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Can a long-term and comparative understanding of the nature of imperial identities shed light on some of the dynamics behind Brexit? The ways in which empires – and their collapse – transform their central regions as much as the colonies constitute a significant part of the story, argues Andrew Gardner, summarising an article recently published in the Journal of Social Archaeology.
Andrew Gardner (Institute of Archaeology)
20 February 2017
Starts: Feb 20, 2017 12:00:00 AM
Nicholas Wright from the UCL School of Public Policy analyses the government's recent White Paper on Brexit.
Nicholas Wright (SPP)
17 February 2017
Starts: Feb 17, 2017 12:00:00 AM
In a new report published jointly by the UCL Constitution Unit and the
UCL European Institute, Alan Renwick, Deputy Director of the
Constitution Unit, examines what the process of Brexit is likely to look
like over the coming weeks, months, and years. Here he summarises five
Alan Renwick (Constitution Unit)
8 February 2017
Starts: Feb 1, 2017 12:00:00 AM
Unity in Diversity as Europe’s Vocation and Conflicts Law as Europe’s Constitutional Form
Publication date: Jan 18, 2012 07:25 PM
May 21, 2013 12:00 AM
End: May 21, 2013 12:00 AM
21 May 2013
This event will be followed by a reception in the Committee Room (SPP)
Prof Christian Joerges (Hertie School of Governance)
Prof Albert Weale (UCL School of Public Policy)
“Unity in Diversity” was the fortunate motto of the ill-fated Draft Constitutional Treaty. This motto deserves to be kept alive, despite this failure and even more so under the impression of the present all too rash claims for centralising moves outside cumbersome treaty amendment procedures. It seems even safe to say that the challenges that it articulates have become even more obvious: The Member States of the European Union are no longer autonomous but in many ways, inter-dependent and hence depend upon co-operation. And yet, this interdependence contrasts strikingly with an ever greater socio-economic diversity, new schisms between Eurozone countries and other members of the Union, conflicts between north and south, creditors and debtors.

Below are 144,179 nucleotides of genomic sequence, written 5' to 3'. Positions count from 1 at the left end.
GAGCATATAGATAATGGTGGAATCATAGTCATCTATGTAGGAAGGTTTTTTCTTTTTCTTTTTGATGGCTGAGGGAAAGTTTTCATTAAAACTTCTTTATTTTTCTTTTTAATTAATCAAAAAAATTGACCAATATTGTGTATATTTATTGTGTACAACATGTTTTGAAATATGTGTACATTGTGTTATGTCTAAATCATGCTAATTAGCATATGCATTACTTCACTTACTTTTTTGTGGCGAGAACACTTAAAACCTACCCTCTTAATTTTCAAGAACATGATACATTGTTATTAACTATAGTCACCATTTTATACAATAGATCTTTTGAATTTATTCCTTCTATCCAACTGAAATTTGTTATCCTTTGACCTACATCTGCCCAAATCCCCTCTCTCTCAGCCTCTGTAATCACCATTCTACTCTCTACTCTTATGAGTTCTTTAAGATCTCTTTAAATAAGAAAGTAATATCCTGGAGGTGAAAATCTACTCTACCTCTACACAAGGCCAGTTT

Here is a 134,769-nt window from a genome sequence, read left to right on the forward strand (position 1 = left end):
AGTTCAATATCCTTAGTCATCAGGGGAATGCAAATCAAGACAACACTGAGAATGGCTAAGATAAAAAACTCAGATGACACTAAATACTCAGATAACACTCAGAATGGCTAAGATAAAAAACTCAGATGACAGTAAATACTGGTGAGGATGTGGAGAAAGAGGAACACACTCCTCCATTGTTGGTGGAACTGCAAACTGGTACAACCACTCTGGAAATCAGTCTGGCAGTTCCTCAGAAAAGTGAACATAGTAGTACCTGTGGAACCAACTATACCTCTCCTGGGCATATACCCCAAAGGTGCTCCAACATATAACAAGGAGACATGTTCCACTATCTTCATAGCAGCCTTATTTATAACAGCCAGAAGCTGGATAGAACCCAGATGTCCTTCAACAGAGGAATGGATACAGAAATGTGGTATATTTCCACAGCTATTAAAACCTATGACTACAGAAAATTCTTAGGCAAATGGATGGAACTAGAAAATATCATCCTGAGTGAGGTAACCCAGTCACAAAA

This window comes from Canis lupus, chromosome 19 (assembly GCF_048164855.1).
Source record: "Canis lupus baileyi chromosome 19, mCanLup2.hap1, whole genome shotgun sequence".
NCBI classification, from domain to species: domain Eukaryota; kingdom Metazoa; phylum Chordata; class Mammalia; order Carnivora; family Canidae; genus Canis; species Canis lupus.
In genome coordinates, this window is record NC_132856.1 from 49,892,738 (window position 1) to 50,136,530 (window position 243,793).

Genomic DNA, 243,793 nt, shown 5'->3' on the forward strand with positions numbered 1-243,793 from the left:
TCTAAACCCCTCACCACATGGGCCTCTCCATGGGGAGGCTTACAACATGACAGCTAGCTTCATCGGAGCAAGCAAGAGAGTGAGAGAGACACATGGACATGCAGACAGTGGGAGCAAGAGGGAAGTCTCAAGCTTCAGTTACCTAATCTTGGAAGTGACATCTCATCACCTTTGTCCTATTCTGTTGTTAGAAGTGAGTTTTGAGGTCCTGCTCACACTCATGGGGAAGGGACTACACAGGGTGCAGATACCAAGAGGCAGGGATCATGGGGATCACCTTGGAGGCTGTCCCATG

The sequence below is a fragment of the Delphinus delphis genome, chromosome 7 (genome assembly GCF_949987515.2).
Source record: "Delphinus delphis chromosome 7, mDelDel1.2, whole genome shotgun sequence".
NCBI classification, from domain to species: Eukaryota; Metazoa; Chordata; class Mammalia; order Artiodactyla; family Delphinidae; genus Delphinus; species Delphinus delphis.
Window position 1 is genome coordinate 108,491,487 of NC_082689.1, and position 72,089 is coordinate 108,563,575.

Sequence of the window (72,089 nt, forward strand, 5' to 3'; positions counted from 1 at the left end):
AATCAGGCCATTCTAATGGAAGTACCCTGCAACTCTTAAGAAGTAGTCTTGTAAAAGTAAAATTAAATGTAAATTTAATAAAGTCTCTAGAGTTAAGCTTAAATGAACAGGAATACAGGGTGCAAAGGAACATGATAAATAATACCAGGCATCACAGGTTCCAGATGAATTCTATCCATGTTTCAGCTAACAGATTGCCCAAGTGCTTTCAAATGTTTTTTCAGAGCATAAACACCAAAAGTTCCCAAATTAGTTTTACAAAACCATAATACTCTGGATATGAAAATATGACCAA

In view of the diversity in the histories of European democracies, their uneven potential and/or willingness to pursue objectives of distributional justice, their different memories of economic and financial crises, differentiating answers suggest themselves. The sustainability of the whole European project seems to depend upon the construction and institutionalisation of a “third way” between or beyond the defence of the nation state, on the one hand, and federalist or quasi-federalist ambitions, on the other.
Conflicts-law constitutionalism is the third way which this talk will explore and defend.
|There is also a Masterclass with Prof Christian Joerges on 22 May|
Christian Joerges is Professor of Law and Society at the Hertie School of Governance. His research focuses on European and international economic law, risk regulation within the EU and in international trade relations, particularly the legitimacy problems of pertinent governance arrangements and practices. His seminal book discussed the “Darker Legacies of Law in Europe” (2003). In addition to his professorship at Hertie School, he is committed as Research Professor at the Law Faculty of Bremen University and Co-Director of the Centre of European Law and Politics. Until 2007 he held the chair for European Economic Law at the European University Institute Florence. He was a Visiting Professor at Trento, Italy; Birkbeck University College, London; the University of Toronto, New York University Law School and Columbia Law School. He has been a fellow at the Institutes for Advanced Study in Berlin and Wassenaar. In 2009 he was awarded an honorary doctorate from the University Freiburg. He is the co-editor of the European Law Journal. Review of European Law in Context and a member of the Programmatic Steering Board of the Hague Institute for the Internationalisation of Law (HiiL).
With the support of the Lifelong Learning Programme of the European Union.